Due to circumstances outside my control, I ended up spending most the summer of 2005 in hell. How I got there, well, that's a long story and I won't waste your time. How I got out will likely be of some use to you in the future.

First of all, hell isn't like people think it is. Yes, there are a lot of flames, and a lot of people screaming. Everybody wants out. That's about where the similarities end. See, the Devil learned a long time ago that burning people alive for all eternity, while entertaining, wasn't really that profitable. Hell may be in a different dimension, but it still follows some of the same rules as earth. Money and personal worth is very important in hell. In the 1980's, when everything started to be about money and gain and profit and loss, the devil decided that it was time to cash in on something that would make him rich, something he could retire comfortably on. By 1986, hell was outsourcing call centres and helpdesks to forty major companies. By 1988, everyone in hell had stopped burning aimlessly and started working towards securing Satan’s empire. These days, when you buy a TV or a VCR and you don't know how to program it, chances are good if you phone the technical support line it goes directly into the deepest pits of hell. On paper, on Earth, it all looks legal and normal. Not unlike money laundering scams, there are shell companies which handle all the up-front stuff. Satan only ever comes in to close a deal. In hell, the devil isn't some red guy with a pitch fork and horns. As powerful as the devil is, he can take any form. For some reason he mostly preferred the form of Jack Lemmon. Another thing, the devil also made everyone call him 'D', or 'D-man'.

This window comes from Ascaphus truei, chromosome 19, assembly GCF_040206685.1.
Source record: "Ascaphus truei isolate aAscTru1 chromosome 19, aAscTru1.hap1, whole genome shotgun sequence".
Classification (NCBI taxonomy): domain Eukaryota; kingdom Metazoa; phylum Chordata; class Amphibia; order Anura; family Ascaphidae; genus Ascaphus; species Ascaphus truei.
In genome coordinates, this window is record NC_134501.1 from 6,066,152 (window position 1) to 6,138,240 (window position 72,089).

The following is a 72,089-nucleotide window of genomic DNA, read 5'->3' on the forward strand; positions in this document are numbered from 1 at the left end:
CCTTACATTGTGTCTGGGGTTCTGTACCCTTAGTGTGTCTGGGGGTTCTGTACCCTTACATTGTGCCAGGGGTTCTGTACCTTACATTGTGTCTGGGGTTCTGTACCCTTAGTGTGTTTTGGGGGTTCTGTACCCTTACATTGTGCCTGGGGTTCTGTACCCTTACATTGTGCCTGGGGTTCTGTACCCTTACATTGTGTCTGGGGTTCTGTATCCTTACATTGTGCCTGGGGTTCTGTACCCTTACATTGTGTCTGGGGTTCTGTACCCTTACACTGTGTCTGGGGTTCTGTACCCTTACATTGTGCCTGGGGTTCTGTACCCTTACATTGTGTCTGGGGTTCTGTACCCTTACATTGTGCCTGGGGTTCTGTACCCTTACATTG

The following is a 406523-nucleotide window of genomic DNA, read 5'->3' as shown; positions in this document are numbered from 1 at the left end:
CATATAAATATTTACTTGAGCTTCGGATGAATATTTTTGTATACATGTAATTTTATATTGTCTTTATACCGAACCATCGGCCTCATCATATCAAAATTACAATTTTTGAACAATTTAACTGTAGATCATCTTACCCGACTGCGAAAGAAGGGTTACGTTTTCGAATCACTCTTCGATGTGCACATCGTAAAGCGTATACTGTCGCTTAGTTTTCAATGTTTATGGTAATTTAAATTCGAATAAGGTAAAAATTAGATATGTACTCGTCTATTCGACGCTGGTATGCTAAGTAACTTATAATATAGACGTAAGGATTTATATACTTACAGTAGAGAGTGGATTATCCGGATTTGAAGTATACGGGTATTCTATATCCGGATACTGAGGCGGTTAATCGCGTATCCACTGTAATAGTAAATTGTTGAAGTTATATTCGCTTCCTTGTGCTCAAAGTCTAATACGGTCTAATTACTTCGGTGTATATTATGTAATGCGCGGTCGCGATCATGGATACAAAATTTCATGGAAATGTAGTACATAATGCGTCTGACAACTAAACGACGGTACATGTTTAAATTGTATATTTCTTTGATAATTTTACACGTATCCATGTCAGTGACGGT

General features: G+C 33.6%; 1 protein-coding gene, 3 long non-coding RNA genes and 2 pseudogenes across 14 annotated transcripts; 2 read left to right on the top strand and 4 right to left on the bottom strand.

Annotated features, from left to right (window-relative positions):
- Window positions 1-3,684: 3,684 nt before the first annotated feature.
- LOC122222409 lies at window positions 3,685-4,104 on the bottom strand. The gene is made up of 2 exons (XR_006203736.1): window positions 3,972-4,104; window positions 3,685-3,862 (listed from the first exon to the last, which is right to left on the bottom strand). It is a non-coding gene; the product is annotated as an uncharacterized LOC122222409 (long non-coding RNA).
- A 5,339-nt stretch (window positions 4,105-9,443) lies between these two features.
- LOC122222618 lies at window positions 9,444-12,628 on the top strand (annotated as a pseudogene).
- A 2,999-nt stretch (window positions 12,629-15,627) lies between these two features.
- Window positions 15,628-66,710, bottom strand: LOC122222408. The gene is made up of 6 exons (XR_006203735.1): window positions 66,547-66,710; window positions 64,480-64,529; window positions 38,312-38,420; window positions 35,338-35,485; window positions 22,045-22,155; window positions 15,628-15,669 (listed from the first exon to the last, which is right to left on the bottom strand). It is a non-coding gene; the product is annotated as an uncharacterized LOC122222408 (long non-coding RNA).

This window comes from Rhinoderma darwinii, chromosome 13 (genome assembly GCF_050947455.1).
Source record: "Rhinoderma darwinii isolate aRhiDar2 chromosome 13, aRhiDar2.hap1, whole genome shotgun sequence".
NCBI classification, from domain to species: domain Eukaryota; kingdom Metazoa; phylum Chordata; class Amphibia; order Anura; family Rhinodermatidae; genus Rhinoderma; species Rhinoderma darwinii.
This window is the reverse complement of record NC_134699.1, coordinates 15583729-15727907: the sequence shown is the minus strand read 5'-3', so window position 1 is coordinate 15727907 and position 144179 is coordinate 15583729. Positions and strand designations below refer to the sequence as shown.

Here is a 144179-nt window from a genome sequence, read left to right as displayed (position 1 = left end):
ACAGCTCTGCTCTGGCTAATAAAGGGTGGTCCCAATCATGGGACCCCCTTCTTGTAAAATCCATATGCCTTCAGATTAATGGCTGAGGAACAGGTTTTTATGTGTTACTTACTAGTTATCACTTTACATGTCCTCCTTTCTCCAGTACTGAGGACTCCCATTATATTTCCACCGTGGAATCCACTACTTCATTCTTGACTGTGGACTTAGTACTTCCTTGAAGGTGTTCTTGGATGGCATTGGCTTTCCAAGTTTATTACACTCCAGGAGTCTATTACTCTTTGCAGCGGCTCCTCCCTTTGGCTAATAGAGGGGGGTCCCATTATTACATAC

I didn't want to be in hell when everyone was burning forever, and I wasn't too keen on it now, either. Right away when I got there I started looking for a way out. That's another thing about hell, and you may already know this, but hell is endless paperwork. If you wanted out, you had to file an I-130 with the Bureau of Departure. To get into the Bureau of Departure, you had to have a signed and stamped B-420.d from the Bureau of Departure Acceptance Department, which was on the other side of hell. You literally had to go through hell and back just to get in the door.

One more thing I left out about hell that you may know about, you get to bargain for your soul. This was something you could compete in, against the devil himself, in order to go back to Earth. But you don't get to pick Chess or Checkers or Battleships to win your soul back. Probably, the first guy could pick, but after he won and got free the devil probably decided that he'd better use something he's good at. Satan sucks at Chess, by the way. So, that’s probably how it happened that the only way to get out of hell was to race the devil around a track on pogo sticks.

When you step inside the Bureau of Departure in hell, the first thing you notice is that it's air conditioned. Right after that, you notice the row of people in front of you that stretches off to where the people become tiny dots. Look to either side and you'll see that there are similar rows to the left and right of you, also stretching off into the distance. They had a numbering system somewhat like you'd find in other offices and some restaurants. When you get in the door, you take a number. If your number gets called you can go to the desk and submit your I-130 and hope you get lucky. These weren't numbers like you'll find on earth, though. The management in hell -- which isn't necessarily Satan -- long ago realised that most people who come to hell soon want out. And with endless rows going this way and that, they needed to rethink the whole sequential numbering thing. I'm not going to explain the whole thing, but let's just say that the numbers get unbelievably huge. We're talking about centillions to the order of octillions here.